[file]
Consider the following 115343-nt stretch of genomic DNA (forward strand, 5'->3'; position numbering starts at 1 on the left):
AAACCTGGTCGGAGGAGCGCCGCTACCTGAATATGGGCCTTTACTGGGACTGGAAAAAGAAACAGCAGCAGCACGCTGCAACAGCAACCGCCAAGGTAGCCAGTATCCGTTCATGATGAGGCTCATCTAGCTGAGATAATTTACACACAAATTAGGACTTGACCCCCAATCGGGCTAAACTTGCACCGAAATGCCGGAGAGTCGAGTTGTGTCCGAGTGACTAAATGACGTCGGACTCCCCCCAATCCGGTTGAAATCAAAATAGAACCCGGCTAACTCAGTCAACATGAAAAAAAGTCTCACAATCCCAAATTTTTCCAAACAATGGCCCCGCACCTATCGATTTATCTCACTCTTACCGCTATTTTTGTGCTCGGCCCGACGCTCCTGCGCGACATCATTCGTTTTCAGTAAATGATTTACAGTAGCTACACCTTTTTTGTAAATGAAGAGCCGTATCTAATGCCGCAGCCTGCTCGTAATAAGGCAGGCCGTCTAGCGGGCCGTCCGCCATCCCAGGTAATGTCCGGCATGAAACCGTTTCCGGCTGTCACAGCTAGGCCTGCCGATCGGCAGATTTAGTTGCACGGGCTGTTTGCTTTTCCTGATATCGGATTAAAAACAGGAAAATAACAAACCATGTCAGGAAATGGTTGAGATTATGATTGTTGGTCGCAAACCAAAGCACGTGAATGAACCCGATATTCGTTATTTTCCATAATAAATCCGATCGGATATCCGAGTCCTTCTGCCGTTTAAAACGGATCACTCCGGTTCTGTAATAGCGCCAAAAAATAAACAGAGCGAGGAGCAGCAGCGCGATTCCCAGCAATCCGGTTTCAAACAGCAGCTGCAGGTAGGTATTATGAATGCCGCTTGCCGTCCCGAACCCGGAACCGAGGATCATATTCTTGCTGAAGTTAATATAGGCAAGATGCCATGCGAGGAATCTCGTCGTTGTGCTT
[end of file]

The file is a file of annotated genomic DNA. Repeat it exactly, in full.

Consider the following 115343-nt stretch of genomic DNA (forward strand, 5'->3'; position numbering starts at 1 on the left):
AAACCTGGTCGGAGGAGCGCCGCTACCTGAATATGGGCCTTTACTGGGACTGGAAAAAGAAACAGCAGCAGCACGCTGCAACAGCAACCGCCAAGGTAGCCAGTATCCGTTCATGATGAGGCTCATCTAGCTGAGATAATTTACACACAAATTAGGACTTGACCCCCAATCGGGCTAAACTTGCACCGAAATGCCGGAGAGTCGAGTTGTGTCCGAGTGACTAAATGACGTCGGACTCCCCCCAATCCGGTTGAAATCAAAATAGAACCCGGCTAACTCAGTCAACATGAAAAAAAGTCTCACAATCCCAAATTTTTCCAAACAATGGCCCCGCACCTATCGATTTATCTCACTCTTACCGCTATTTTTGTGCTCGGCCCGACGCTCCTGCGCGACATCATTCGTTTTCAGTAAATGATTTACAGTAGCTACACCTTTTTTGTAAATGAAGAGCCGTATCTAATGCCGCAGCCTGCTCGTAATAAGGCAGGCCGTCTAGCGGGCCGTCCGCCATCCCAGGTAATGTCCGGCATGAAACCGTTTCCGGCTGTCACAGCTAGGCCTGCCGATCGGCAGATTTAGTTGCACGGGCTGTTTGCTTTTCCTGATATCGGATTAAAAACAGGAAAATAACAAACCATGTCAGGAAATGGTTGAGATTATGATTGTTGGTCGCAAACCAAAGCACGTGAATGAACCCGATATTCGTTATTTTCCATAATAAATCCGATCGGATATCCGAGTCCTTCTGCCGTTTAAAACGGATCACTCCGGTTCTGTAATAGCGCCAAAAAATAAACAGAGCGAGGAGCAGCAGCGCGATTCCCAGCAATCCGGTTTCAAACAGCAGCTGCAGGTAGGTATTATGAATGCCGCTTGCCGTCCCGAACCCGGAACCGAGGATCATATTCTTGCTGAAGTTAATATAGGCAAGATGCCATGCGAGGAATCTCGTCGTTGTGCTT